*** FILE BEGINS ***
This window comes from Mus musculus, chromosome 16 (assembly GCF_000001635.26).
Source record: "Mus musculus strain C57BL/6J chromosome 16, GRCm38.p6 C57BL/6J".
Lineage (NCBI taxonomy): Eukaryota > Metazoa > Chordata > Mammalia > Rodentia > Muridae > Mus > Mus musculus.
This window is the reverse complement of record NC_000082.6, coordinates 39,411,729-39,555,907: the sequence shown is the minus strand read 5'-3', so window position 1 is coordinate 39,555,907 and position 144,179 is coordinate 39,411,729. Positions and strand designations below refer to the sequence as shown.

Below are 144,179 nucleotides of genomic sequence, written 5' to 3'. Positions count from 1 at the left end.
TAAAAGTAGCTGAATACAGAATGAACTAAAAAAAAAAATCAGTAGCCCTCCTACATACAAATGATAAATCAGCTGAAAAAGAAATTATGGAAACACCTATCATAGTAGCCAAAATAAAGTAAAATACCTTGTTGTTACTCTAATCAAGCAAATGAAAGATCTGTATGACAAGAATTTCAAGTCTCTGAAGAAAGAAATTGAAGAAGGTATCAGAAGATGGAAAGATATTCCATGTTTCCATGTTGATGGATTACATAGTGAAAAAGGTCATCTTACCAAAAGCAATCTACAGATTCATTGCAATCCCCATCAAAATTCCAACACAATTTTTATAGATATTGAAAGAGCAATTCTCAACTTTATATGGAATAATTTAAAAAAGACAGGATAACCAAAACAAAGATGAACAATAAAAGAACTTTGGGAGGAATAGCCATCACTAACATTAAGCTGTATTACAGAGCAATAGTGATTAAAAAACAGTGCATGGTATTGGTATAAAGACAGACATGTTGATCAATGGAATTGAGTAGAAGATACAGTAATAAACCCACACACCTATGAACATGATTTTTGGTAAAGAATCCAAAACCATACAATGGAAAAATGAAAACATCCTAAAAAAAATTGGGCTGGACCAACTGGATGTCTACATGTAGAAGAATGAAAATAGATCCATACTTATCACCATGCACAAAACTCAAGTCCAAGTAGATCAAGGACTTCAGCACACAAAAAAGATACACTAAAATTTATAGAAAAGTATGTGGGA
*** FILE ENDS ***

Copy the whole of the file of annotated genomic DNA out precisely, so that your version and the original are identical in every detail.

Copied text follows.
This window comes from Mus musculus, chromosome 16 (assembly GCF_000001635.26).
Source record: "Mus musculus strain C57BL/6J chromosome 16, GRCm38.p6 C57BL/6J".
Lineage (NCBI taxonomy): Eukaryota > Metazoa > Chordata > Mammalia > Rodentia > Muridae > Mus > Mus musculus.
This window is the reverse complement of record NC_000082.6, coordinates 39,411,729-39,555,907: the sequence shown is the minus strand read 5'-3', so window position 1 is coordinate 39,555,907 and position 144,179 is coordinate 39,411,729. Positions and strand designations below refer to the sequence as shown.

Below are 144,179 nucleotides of genomic sequence, written 5' to 3'. Positions count from 1 at the left end.
TAAAAGTAGCTGAATACAGAATGAACTAAAAAAAAAAATCAGTAGCCCTCCTACATACAAATGATAAATCAGCTGAAAAAGAAATTATGGAAACACCTATCATAGTAGCCAAAATAAAGTAAAATACCTTGTTGTTACTCTAATCAAGCAAATGAAAGATCTGTATGACAAGAATTTCAAGTCTCTGAAGAAAGAAATTGAAGAAGGTATCAGAAGATGGAAAGATATTCCATGTTTCCATGTTGATGGATTACATAGTGAAAAAGGTCATCTTACCAAAAGCAATCTACAGATTCATTGCAATCCCCATCAAAATTCCAACACAATTTTTATAGATATTGAAAGAGCAATTCTCAACTTTATATGGAATAATTTAAAAAAGACAGGATAACCAAAACAAAGATGAACAATAAAAGAACTTTGGGAGGAATAGCCATCACTAACATTAAGCTGTATTACAGAGCAATAGTGATTAAAAAACAGTGCATGGTATTGGTATAAAGACAGACATGTTGATCAATGGAATTGAGTAGAAGATACAGTAATAAACCCACACACCTATGAACATGATTTTTGGTAAAGAATCCAAAACCATACAATGGAAAAATGAAAACATCCTAAAAAAAATTGGGCTGGACCAACTGGATGTCTACATGTAGAAGAATGAAAATAGATCCATACTTATCACCATGCACAAAACTCAAGTCCAAGTAGATCAAGGACTTCAGCACACAAAAAAGATACACTAAAATTTATAGAAAAGTATGTGGGA